How has the Tax Cuts and Jobs Act affected the mortgage interest deduction?
The Tax Cuts and Jobs Act has made several changes to the rules and limitations regarding this deduction.
Beginning in taxable years after December 31, 2018, and before January 1, 2026, taxpayers may only deduct interest on $750,000 of qualified residence loans. The limit is $375,000 for a married taxpayer filing a separate return. These are down from the prior limits of $1 million, or $500,000 for a married taxpayer filing a separate return. The limits apply to the combined amount of loans used to buy, build or substantially improve the taxpayer’s main home and second home. As under prior law, the loan must not exceed the cost of the home and meet other requirements.
Note: For interest paid on home equity loans and lines of credit to be deductible, the loan must be used to buy, build or substantially improve the taxpayer’s home that secures the loan.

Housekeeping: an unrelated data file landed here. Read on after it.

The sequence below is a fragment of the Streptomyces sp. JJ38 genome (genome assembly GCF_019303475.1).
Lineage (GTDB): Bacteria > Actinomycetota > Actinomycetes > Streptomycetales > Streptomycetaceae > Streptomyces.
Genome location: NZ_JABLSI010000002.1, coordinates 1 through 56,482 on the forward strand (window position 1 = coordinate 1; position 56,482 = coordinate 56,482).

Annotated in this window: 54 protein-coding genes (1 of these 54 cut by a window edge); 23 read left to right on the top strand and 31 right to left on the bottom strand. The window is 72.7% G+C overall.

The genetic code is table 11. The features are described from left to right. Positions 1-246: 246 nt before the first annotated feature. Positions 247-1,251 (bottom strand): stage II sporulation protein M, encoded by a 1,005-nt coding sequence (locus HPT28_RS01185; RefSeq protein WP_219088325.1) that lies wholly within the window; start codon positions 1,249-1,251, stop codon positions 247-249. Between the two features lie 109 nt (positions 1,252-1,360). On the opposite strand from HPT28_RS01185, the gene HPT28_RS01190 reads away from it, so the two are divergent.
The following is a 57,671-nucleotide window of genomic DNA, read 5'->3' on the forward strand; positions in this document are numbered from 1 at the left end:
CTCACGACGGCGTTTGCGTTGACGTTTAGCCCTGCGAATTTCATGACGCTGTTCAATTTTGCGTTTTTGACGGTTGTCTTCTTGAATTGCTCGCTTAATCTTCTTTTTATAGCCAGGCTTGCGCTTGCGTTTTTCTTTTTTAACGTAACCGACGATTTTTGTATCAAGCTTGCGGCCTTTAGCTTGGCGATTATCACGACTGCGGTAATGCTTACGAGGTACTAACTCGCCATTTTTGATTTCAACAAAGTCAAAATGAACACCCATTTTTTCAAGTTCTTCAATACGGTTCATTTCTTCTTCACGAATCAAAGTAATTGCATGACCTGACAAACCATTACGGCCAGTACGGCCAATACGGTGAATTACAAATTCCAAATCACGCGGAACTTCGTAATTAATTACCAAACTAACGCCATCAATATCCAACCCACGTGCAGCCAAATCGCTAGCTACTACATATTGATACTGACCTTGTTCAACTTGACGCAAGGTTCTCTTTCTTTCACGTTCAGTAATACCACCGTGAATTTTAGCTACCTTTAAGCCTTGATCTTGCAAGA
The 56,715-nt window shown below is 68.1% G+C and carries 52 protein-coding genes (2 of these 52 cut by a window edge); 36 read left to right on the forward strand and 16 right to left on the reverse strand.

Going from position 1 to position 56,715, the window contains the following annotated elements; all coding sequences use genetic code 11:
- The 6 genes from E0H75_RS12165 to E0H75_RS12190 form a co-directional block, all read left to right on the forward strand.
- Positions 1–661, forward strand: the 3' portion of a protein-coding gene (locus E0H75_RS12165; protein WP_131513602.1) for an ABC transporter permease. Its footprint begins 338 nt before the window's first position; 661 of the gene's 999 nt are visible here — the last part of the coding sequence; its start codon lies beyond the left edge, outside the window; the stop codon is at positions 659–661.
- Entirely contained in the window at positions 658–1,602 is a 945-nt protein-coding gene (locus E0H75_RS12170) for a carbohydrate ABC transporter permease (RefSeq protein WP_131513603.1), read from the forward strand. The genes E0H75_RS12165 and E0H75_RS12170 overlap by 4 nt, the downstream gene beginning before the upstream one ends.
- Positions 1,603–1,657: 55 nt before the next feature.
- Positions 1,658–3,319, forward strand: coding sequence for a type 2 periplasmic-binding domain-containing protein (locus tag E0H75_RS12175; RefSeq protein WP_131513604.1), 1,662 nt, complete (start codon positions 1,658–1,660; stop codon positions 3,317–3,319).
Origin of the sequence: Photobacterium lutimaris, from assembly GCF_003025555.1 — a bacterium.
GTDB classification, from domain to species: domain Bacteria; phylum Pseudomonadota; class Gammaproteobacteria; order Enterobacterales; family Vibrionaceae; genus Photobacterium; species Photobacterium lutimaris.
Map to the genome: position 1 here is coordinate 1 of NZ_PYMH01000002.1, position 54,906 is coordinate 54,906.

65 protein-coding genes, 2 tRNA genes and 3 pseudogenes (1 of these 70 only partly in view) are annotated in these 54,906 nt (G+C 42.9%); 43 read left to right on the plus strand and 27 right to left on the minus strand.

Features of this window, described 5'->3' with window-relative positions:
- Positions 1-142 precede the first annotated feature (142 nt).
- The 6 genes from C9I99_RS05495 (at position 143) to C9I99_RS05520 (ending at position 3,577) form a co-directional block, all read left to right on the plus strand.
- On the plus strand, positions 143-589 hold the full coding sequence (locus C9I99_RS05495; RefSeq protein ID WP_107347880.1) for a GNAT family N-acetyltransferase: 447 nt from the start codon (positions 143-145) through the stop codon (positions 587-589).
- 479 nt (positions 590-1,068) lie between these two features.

January 2018, a taxpayer takes out a $500,000 mortgage to purchase a main home. The loan is secured by the main home. In February 2018, the taxpayer takes out a $250,000 loan to purchase a vacation home. The loan is secured by the vacation home. Because the total amount of both mortgages does not exceed $750,000, all of the interest paid on both mortgages is deductible. However, if the taxpayer took out a $250,000 home equity loan on the main home to purchase the vacation home, then the interest on the home equity loan would not be deductible. For more examples, please refer to IR-2018-32.